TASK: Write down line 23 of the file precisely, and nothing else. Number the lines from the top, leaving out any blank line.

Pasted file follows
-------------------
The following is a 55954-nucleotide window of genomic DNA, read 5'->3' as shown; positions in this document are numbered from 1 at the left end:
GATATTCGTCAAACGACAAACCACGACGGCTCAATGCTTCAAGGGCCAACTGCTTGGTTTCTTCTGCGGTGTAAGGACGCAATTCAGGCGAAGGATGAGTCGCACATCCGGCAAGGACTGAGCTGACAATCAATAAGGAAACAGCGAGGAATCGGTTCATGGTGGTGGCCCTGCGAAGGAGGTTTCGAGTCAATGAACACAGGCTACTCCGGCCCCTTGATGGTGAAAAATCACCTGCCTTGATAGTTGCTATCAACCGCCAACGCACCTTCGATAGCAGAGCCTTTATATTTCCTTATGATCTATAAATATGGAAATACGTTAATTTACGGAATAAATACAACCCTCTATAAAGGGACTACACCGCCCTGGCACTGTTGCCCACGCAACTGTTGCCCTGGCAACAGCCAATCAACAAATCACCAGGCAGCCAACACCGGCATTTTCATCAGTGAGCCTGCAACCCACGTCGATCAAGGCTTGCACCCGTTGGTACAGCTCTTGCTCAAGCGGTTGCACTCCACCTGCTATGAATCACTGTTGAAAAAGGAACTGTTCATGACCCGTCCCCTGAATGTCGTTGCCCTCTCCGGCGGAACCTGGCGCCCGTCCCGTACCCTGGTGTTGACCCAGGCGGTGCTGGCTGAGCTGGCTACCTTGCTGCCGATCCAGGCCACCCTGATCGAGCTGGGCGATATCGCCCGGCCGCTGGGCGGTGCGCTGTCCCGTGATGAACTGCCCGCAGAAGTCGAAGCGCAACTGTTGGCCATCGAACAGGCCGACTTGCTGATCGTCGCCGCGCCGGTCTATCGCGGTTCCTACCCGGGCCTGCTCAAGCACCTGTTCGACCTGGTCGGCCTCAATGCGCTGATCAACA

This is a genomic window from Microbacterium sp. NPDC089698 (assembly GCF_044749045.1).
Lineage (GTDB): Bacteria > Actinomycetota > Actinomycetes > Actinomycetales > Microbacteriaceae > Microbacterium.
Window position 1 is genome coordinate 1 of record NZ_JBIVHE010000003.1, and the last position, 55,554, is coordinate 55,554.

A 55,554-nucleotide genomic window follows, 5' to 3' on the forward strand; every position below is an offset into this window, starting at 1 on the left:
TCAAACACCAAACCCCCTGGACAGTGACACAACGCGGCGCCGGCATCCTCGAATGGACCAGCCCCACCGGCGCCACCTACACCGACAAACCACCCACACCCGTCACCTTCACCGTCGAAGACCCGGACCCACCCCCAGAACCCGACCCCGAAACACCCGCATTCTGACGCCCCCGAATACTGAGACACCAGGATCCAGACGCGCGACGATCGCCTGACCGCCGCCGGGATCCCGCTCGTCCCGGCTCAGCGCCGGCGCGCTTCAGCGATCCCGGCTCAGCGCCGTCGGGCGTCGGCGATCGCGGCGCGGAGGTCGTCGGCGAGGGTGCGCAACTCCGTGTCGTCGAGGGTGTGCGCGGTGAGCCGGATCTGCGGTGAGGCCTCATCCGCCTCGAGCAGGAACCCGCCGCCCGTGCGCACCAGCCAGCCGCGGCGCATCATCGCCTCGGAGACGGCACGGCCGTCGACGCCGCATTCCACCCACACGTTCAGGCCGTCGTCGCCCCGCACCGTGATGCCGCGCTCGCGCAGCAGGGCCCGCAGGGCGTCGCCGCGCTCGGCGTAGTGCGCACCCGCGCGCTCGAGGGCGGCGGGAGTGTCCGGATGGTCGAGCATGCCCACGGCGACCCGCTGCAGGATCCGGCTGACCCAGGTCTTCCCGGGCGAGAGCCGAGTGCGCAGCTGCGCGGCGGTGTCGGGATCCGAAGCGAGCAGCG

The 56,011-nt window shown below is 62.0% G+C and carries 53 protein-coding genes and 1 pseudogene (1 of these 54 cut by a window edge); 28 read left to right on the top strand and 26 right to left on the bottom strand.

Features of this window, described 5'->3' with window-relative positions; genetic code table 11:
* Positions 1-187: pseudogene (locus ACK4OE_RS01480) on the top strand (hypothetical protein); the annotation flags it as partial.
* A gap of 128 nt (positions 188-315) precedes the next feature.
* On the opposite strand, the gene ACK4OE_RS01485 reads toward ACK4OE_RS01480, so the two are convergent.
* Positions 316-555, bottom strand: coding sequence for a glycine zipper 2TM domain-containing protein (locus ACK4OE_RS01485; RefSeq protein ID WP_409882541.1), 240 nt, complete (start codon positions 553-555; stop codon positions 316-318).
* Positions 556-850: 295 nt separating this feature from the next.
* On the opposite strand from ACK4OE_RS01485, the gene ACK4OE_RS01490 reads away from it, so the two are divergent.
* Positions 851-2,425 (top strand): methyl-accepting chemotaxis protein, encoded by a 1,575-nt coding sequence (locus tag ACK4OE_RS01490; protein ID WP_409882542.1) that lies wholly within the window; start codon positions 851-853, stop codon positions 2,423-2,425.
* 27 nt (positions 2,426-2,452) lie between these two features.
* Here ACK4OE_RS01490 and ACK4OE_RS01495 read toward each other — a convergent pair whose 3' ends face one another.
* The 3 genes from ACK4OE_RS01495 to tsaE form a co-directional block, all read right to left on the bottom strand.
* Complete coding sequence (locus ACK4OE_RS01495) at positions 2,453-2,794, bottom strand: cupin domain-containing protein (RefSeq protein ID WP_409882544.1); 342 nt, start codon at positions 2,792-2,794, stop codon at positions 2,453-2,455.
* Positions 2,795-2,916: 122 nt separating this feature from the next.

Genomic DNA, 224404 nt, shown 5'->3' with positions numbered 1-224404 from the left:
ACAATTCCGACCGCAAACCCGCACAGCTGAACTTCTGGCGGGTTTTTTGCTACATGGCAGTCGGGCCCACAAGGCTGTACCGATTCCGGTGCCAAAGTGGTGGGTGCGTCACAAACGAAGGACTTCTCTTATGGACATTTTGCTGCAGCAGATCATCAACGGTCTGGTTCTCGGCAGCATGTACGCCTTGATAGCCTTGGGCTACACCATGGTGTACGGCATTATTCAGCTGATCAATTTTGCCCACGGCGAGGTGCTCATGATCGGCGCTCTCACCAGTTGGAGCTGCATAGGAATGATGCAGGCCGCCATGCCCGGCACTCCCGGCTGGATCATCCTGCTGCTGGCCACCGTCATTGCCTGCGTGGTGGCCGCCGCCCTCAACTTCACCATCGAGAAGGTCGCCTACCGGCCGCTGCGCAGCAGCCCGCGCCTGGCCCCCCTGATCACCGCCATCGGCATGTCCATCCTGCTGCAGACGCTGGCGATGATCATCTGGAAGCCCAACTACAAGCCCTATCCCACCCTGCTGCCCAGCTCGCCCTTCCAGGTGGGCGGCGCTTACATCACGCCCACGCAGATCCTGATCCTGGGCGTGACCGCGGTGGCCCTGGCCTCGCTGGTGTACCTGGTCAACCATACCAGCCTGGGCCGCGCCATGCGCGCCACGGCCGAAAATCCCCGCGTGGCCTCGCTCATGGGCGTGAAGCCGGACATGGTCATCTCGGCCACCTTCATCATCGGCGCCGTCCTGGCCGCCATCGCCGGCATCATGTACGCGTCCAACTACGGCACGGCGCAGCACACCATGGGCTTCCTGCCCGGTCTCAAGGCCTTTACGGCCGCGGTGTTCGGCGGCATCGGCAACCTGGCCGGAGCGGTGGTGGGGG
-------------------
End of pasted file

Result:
ACAATTCCGACCGCAAACCCGCACAGCTGAACTTCTGGCGGGTTTTTTGCTACATGGCAGTCGGGCCCACAAGGCTGTACCGATTCCGGTGCCAAAGTGGTGGGTGCGTCACAAACGAAGGACTTCTCTTATGGACATTTTGCTGCAGCAGATCATCAACGGTCTGGTTCTCGGCAGCATGTACGCCTTGATAGCCTTGGGCTACACCATGGTGTACGGCATTATTCAGCTGATCAATTTTGCCCACGGCGAGGTGCTCATGATCGGCGCTCTCACCAGTTGGAGCTGCATAGGAATGATGCAGGCCGCCATGCCCGGCACTCCCGGCTGGATCATCCTGCTGCTGGCCACCGTCATTGCCTGCGTGGTGGCCGCCGCCCTCAACTTCACCATCGAGAAGGTCGCCTACCGGCCGCTGCGCAGCAGCCCGCGCCTGGCCCCCCTGATCACCGCCATCGGCATGTCCATCCTGCTGCAGACGCTGGCGATGATCATCTGGAAGCCCAACTACAAGCCCTATCCCACCCTGCTGCCCAGCTCGCCCTTCCAGGTGGGCGGCGCTTACATCACGCCCACGCAGATCCTGATCCTGGGCGTGACCGCGGTGGCCCTGGCCTCGCTGGTGTACCTGGTCAACCATACCAGCCTGGGCCGCGCCATGCGCGCCACGGCCGAAAATCCCCGCGTGGCCTCGCTCATGGGCGTGAAGCCGGACATGGTCATCTCGGCCACCTTCATCATCGGCGCCGTCCTGGCCGCCATCGCCGGCATCATGTACGCGTCCAACTACGGCACGGCGCAGCACACCATGGGCTTCCTGCCCGGTCTCAAGGCCTTTACGGCCGCGGTGTTCGGCGGCATCGGCAACCTGGCCGGAGCGGTGGTGGGGG